"From coast to coast, politicians that Corporate America helped elect are pushing racist voter suppression laws," Rick Claypool, research director for Public Citizen's president's office and one of the authors of the new report, told Common Dreams.

"No matter how many PR statements Big Business puts out, its complicity with the anti-democratic forces that want to make voting harder is clear," Claypool added. "Corporations should keep their money out of our democracy—and Congress must put the people back in charge by swiftly passing the For The People Act."

According to the latest tally by the Brennan Center for Justice, legislators have introduced 361 bills with vote-restricting provisions in 47 states this year, and five have become law.

In the wake of the January 6 Capitol insurrection by a mob of Trump supporters, many large corporations vowed to temporarily suspend all political giving as they faced backlash for financially supporting Republican members of Congress who helped provoke the attack with brazen lies about the 2020 presidential election.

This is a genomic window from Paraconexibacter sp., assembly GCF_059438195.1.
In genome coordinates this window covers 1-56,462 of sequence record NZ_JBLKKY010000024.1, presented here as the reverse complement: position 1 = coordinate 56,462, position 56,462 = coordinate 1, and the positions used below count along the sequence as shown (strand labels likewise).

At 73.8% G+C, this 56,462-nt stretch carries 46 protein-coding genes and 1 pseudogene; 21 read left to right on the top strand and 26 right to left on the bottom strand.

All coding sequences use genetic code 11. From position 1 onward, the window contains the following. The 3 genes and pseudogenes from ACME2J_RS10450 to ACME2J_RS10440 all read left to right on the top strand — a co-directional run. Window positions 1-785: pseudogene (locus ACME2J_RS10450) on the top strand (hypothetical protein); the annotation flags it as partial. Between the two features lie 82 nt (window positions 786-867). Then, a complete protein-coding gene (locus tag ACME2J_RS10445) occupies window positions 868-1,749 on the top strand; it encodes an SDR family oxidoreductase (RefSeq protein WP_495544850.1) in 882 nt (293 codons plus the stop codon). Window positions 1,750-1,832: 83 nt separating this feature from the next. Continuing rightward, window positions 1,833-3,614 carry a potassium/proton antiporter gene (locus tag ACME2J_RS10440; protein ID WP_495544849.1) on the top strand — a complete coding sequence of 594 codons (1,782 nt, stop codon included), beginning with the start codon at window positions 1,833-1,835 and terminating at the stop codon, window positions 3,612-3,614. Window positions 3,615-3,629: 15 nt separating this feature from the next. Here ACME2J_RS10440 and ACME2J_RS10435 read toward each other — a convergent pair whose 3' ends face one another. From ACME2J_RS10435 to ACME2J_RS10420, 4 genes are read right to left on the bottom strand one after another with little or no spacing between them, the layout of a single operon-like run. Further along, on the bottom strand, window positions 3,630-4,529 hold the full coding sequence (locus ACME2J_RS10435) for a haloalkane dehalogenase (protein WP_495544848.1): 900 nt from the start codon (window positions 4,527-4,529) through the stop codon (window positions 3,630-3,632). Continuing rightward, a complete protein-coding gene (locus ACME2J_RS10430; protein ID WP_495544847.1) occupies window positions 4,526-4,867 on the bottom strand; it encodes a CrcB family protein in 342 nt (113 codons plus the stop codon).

But Public Citizen argued Monday that such face-saving efforts—as well as belated disavowals of voter suppression measures—"will amount to a meaningless gesture if corporations continue to bankroll the bills' supporters with future campaign contributions."

"The days in which corporate America can fund politicians and then claim no responsibly for their actions may be coming to an end," the group said. "Corporations seeking to demonstrate their reverence for our democracy could best do so by ending their attempts to influence the outcomes of elections at the federal and state levels."


Our work is licensed under Creative Commons (CC BY-NC-ND 3.0). Feel free to republish and share widely.

Just a few days left in our crucial Mid-Year Campaign and we might not make it without your help.